head-to-head-2010american.jpgAmerican League is kicking our butts a bit harder.  Of course, we face them much less, which makes each loss much more powerful than the National League chart.  Looks like 6 out of 14 teams are beating us more than we’re beating them, including the A’s, which…sucky!  Still above average though.

All-in-all not a bad state of affairs.  Again though, this is over the Giants entire history, so I’m betting a lot of their momentum was built back in the day. Best make sure we keep things going so we can stay on top, eh?

Salary vs. Performance

I came across this cool applet that displays a team’s salary by year and compares/contrasts it to their performance for the same year. You can slide the date bar on top around to see how your team did throughout the season, but here’s a screen shot for the end of 2009:

salaryvsperformance2009.jpgI don’t know how accurate this information is, or what to even take from it really. I keep reading here and there about how money makes teams in the MLB, but this chart doesn’t necessarily confirm that.  Although the Yankees pay the most and are #1, so there’s that.  But there are also a lot of red lines (bad performances) in the top 10 salary positions, so maybe money isn’t everything.  At least the Giants appear to have used their money wisely!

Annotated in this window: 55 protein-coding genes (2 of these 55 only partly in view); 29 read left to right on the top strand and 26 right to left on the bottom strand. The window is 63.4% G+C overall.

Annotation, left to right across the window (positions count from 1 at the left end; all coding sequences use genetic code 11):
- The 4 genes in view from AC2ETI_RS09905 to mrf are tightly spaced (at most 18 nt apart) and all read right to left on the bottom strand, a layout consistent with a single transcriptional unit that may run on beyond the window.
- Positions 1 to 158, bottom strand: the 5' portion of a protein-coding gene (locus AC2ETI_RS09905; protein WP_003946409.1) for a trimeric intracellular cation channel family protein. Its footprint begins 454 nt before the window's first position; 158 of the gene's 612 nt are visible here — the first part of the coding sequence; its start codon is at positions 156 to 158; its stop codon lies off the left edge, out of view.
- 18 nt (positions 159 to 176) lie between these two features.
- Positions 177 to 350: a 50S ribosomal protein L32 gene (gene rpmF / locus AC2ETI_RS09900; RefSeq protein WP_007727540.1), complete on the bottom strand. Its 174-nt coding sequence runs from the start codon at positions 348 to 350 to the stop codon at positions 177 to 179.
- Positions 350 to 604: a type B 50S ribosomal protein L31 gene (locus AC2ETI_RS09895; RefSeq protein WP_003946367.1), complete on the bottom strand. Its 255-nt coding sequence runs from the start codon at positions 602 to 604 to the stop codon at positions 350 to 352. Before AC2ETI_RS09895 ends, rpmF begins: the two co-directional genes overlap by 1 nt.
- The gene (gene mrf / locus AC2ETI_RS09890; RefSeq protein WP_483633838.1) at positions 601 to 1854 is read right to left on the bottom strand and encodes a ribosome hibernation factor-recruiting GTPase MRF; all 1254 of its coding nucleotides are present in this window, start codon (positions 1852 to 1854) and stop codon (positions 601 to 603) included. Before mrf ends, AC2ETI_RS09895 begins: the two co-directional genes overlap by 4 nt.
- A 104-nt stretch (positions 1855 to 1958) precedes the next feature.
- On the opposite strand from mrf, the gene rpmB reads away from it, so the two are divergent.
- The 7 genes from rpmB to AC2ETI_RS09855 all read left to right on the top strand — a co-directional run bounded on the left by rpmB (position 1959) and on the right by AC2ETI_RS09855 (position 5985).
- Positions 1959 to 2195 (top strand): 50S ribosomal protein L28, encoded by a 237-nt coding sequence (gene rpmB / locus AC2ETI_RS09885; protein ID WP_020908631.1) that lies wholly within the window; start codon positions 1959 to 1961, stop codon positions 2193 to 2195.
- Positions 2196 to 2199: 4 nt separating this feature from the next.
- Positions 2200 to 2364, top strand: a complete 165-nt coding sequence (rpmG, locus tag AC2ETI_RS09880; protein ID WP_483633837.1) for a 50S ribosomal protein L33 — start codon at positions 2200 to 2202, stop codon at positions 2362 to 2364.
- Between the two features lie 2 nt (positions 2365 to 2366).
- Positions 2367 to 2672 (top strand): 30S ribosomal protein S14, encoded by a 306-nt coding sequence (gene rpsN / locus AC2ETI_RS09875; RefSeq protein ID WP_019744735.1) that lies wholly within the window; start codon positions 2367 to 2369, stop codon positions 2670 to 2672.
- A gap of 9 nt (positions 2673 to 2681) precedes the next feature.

Facebook Wars: The League

Last war, I swear, and this one’s all out.  Let’s see how the Giants fair in the National League:

National League Fans
Arizona Diamondbacks 57,822
Atlanta Braves 209,828
Chicago Cubs 446,474
Cincinnati Reds 72,063
Colorado Rockies 89,973
Florida Marlins 74,655
Houston Astros 102,833
Los Angeles Dodgers 118,844
Milwaukee Brewers 133,330
New York Mets 155,838
Philadelphia Phillies 272,750
Pittsburgh Pirates 59,735
San Diego Padres 58,558
San Francisco Giants 300,691
Saint Louis Cardinals 243,610
Washington Nationals 38,962

And the winner is…

nlfans.jpg
Alas, Chicago takes it, but second place for the Giants, not bad!  Even with the Phillies headed for the World Series, they still fall into 3rd place.  Nice!

Now let’s look at that other League we only care about once a year:

American League Fans
Baltimore Orioles 78,528
Boston Red Sox 908,460
Chicago White Sox 186,300
Cleveland Indians 121,942
Detroit Tigers 197,837
Kansas City Royals 98,031
Los Angeles Angels 79,211
Minnesota Twins 211,973
New York Yankees 1,018,320
Oakland Athletics 186,981
Seattle Mariners 101,736
Tampa Bay Rays 93,549
Texas Rangers 98,296
Toronto Blue Jays 97,056

And the winner is:

alfans.jpg
Shocker…

How about if you mix them all together?

leaguefans1to15.jpg
leaguefans16to30.jpg

So 4th place for the Giants overall.  Not bad, and way better than I expected, for some reason.  Again, I have no idea what Facebook pages mean in terms of representing reality, but the Giants made the top five!  Who could ask for more?  I think what we really learned here is that I have way too much time on my hands.